Fighting in South Sudan’s unity state suspends aid delivery

By agency reporter
June 5, 2015

Increased fighting in South Sudan’s Unity State has forced a Christian Aid partner in the area to stop temporarily giving aid to those in desperate need. There are reports of targeted attacks on civilians, rapes and child abduction as the conflict heats up once more.

People are fleeing their homes again and moving into swampland to escape the violence. They are compelled to eat wild food and drink dirty swamp water, says Christian Aid. The risk of disease, malaria and malnutrition is high.

Relief agencies fear that distributions of emergency supplies may simply bring the people out of the swamps and make them vulnerable to attack, and are working desperately to find a way of getting supplies through. Airdrops to safe locations are one option under consideration.

Christian Aid’s partner working in Unity State is planning its response to deliver emergency life-saving assistance as soon as is possible.

It will distribute mosquito nets, plastic sheeting for shelter and water purification tablets, along with fishing nets. Vegetable seeds and tools will also be provided to those able to cultivate land.

A new report from Integrated Food Security Phase Classification (the international standard for classifying food security) shows an increase in the number of people facing severe food insecurity from 2.5 million people in January to March this year to around 4.6 million people from May onwards.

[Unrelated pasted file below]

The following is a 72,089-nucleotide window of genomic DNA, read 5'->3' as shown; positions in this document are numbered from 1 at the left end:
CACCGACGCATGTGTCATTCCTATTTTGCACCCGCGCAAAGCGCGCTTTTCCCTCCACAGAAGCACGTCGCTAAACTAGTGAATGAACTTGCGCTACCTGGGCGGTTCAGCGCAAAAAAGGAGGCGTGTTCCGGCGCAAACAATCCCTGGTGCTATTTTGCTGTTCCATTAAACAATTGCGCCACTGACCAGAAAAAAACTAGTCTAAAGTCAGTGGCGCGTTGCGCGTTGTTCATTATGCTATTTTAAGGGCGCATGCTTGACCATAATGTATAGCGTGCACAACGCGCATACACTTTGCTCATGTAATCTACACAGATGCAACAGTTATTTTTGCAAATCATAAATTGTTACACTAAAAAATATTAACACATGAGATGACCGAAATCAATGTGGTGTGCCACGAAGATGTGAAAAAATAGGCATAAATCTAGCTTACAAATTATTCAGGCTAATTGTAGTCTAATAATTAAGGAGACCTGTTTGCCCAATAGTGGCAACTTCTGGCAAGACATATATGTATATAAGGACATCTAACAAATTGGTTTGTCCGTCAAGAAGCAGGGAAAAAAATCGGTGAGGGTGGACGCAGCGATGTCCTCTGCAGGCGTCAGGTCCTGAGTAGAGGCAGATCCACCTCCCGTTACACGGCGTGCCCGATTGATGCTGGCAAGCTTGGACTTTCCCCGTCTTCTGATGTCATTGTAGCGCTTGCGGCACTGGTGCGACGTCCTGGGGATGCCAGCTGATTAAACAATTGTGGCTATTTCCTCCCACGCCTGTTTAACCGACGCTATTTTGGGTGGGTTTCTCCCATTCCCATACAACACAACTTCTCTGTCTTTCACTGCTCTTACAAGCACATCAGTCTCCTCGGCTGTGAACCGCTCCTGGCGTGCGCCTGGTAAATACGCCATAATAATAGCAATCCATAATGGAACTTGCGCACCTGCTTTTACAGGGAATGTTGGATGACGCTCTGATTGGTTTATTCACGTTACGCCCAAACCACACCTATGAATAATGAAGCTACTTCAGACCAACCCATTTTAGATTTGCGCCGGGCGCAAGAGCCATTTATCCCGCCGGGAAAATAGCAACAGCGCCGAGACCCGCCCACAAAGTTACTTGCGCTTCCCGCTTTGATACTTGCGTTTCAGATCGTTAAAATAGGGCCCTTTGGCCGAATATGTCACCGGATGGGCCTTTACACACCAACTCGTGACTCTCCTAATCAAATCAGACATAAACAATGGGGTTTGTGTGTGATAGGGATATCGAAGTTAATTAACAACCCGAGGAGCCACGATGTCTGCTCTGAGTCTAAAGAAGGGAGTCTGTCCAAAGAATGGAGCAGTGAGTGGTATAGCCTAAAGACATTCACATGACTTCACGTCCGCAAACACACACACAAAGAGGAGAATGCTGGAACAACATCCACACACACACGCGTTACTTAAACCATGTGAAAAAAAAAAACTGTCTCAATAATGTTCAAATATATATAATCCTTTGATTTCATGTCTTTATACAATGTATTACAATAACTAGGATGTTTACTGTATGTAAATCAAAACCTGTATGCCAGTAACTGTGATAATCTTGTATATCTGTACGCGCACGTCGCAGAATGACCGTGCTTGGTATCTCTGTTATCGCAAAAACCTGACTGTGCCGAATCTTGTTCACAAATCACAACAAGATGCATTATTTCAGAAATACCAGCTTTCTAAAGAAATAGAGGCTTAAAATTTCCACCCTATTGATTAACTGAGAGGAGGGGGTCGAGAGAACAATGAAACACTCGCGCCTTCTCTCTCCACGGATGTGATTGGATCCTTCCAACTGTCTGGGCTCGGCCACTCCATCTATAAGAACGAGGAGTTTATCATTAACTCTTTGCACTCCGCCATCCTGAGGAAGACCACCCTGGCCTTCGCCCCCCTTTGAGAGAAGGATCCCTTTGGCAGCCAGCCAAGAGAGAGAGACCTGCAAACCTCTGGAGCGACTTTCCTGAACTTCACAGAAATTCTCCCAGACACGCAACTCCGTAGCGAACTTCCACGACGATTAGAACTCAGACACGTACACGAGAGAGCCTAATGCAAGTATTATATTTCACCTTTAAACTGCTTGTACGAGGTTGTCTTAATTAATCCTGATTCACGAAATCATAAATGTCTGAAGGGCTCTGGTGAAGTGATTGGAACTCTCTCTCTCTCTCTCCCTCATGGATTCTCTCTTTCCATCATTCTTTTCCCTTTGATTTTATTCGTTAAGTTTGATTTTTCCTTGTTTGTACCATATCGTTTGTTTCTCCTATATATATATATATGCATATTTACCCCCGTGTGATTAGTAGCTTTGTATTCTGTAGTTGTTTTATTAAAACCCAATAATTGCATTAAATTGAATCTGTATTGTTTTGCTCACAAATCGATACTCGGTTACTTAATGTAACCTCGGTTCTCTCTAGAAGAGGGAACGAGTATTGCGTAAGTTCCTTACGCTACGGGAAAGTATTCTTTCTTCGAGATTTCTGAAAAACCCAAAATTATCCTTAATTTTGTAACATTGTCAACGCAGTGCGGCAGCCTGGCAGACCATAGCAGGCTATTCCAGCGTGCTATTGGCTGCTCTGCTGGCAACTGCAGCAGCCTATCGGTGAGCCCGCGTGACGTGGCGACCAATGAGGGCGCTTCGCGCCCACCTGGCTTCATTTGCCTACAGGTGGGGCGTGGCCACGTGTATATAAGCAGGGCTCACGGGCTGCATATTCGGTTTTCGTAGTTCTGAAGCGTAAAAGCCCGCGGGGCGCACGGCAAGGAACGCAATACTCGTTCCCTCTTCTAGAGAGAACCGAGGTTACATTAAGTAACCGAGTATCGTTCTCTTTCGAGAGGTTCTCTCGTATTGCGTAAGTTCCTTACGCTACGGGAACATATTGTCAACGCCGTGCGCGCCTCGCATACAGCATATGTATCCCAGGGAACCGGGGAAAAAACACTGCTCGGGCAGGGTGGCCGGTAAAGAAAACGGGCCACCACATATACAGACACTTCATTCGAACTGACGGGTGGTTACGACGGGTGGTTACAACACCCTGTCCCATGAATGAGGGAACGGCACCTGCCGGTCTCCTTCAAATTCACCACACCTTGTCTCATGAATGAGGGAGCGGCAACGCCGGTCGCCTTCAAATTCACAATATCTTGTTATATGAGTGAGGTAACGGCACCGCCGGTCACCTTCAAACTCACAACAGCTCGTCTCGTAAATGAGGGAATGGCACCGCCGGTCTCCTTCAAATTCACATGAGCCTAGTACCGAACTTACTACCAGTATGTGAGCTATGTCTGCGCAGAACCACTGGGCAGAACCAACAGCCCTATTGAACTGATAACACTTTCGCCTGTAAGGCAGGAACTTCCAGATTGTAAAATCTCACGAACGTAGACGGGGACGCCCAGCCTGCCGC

The deteriorating economy is affecting people countrywide, with a recent statement from the South Sudan Council of Churches highlighting the concerns of the church leaders about the hardship this will trigger and demanding an end to this senseless conflict.

The fighting has meant production of food in the north is dwindling and trade routes have been disrupted. Cultivation in Greater Upper Nile is down 80 per cent this year.

The UN has warned there will be hyperinflation in the coming months – already a plate of food that would normally cost five South Sudanese Pounds (SSP) is now up to 20SSP.

Jolly Kemigabo, Christian Aid country manager in South Sudan, said: “The situation here is now critical. The fighting is directly affecting certain areas in the north but it is also having an impact throughout the country. Household food stocks have run out, cultivation is down and our currency has lost value so now people are spending 80 per cent or more of their income on food.

“It seems the world has ignored South Sudan for 18 months but with no sign of an end to the conflict, we desperately need more funding to respond to this humanitarian crisis”.

* Christian Aid http://www.christianaid.org.uk/index.aspx

[Ekk/4]

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